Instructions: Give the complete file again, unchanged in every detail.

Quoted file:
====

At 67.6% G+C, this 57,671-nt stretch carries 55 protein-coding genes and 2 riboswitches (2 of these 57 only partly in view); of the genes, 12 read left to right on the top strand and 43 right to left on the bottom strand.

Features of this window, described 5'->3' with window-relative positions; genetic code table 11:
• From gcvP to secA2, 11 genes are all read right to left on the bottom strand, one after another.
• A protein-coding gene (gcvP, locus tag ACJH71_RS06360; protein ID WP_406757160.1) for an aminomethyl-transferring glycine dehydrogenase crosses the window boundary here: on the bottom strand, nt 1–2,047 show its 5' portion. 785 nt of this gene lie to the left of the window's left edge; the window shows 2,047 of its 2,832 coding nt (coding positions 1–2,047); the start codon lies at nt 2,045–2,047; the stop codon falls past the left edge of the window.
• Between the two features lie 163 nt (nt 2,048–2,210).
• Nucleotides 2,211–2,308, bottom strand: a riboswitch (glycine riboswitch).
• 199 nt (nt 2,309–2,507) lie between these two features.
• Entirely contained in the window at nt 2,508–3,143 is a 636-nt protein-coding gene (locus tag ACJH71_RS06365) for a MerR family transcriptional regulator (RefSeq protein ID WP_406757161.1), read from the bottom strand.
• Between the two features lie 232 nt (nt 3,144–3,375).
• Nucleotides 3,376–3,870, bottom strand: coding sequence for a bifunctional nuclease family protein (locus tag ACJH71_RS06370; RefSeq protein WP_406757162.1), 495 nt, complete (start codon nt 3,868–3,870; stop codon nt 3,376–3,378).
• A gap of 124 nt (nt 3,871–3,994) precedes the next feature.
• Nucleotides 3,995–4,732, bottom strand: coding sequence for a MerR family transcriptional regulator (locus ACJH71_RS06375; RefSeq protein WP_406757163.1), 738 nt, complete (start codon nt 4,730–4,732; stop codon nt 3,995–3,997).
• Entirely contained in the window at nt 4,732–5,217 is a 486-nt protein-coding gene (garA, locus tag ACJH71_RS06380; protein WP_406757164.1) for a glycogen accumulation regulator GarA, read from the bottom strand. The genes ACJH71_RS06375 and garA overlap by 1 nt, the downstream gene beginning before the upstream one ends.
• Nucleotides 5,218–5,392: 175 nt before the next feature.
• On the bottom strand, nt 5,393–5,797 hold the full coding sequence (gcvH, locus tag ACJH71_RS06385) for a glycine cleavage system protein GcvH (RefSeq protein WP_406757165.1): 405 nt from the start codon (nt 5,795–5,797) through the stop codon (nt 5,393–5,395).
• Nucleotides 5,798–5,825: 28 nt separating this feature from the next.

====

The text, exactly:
At 67.6% G+C, this 57,671-nt stretch carries 55 protein-coding genes and 2 riboswitches (2 of these 57 only partly in view); of the genes, 12 read left to right on the top strand and 43 right to left on the bottom strand.

Features of this window, described 5'->3' with window-relative positions; genetic code table 11:
• From gcvP to secA2, 11 genes are all read right to left on the bottom strand, one after another.
• A protein-coding gene (gcvP, locus tag ACJH71_RS06360; protein ID WP_406757160.1) for an aminomethyl-transferring glycine dehydrogenase crosses the window boundary here: on the bottom strand, nt 1–2,047 show its 5' portion. 785 nt of this gene lie to the left of the window's left edge; the window shows 2,047 of its 2,832 coding nt (coding positions 1–2,047); the start codon lies at nt 2,045–2,047; the stop codon falls past the left edge of the window.
• Between the two features lie 163 nt (nt 2,048–2,210).
• Nucleotides 2,211–2,308, bottom strand: a riboswitch (glycine riboswitch).
• 199 nt (nt 2,309–2,507) lie between these two features.
• Entirely contained in the window at nt 2,508–3,143 is a 636-nt protein-coding gene (locus tag ACJH71_RS06365) for a MerR family transcriptional regulator (RefSeq protein ID WP_406757161.1), read from the bottom strand.
• Between the two features lie 232 nt (nt 3,144–3,375).
• Nucleotides 3,376–3,870, bottom strand: coding sequence for a bifunctional nuclease family protein (locus tag ACJH71_RS06370; RefSeq protein WP_406757162.1), 495 nt, complete (start codon nt 3,868–3,870; stop codon nt 3,376–3,378).
• A gap of 124 nt (nt 3,871–3,994) precedes the next feature.
• Nucleotides 3,995–4,732, bottom strand: coding sequence for a MerR family transcriptional regulator (locus ACJH71_RS06375; RefSeq protein WP_406757163.1), 738 nt, complete (start codon nt 4,730–4,732; stop codon nt 3,995–3,997).
• Entirely contained in the window at nt 4,732–5,217 is a 486-nt protein-coding gene (garA, locus tag ACJH71_RS06380; protein WP_406757164.1) for a glycogen accumulation regulator GarA, read from the bottom strand. The genes ACJH71_RS06375 and garA overlap by 1 nt, the downstream gene beginning before the upstream one ends.
• Nucleotides 5,218–5,392: 175 nt before the next feature.
• On the bottom strand, nt 5,393–5,797 hold the full coding sequence (gcvH, locus tag ACJH71_RS06385) for a glycine cleavage system protein GcvH (RefSeq protein WP_406757165.1): 405 nt from the start codon (nt 5,795–5,797) through the stop codon (nt 5,393–5,395).
• Nucleotides 5,798–5,825: 28 nt separating this feature from the next.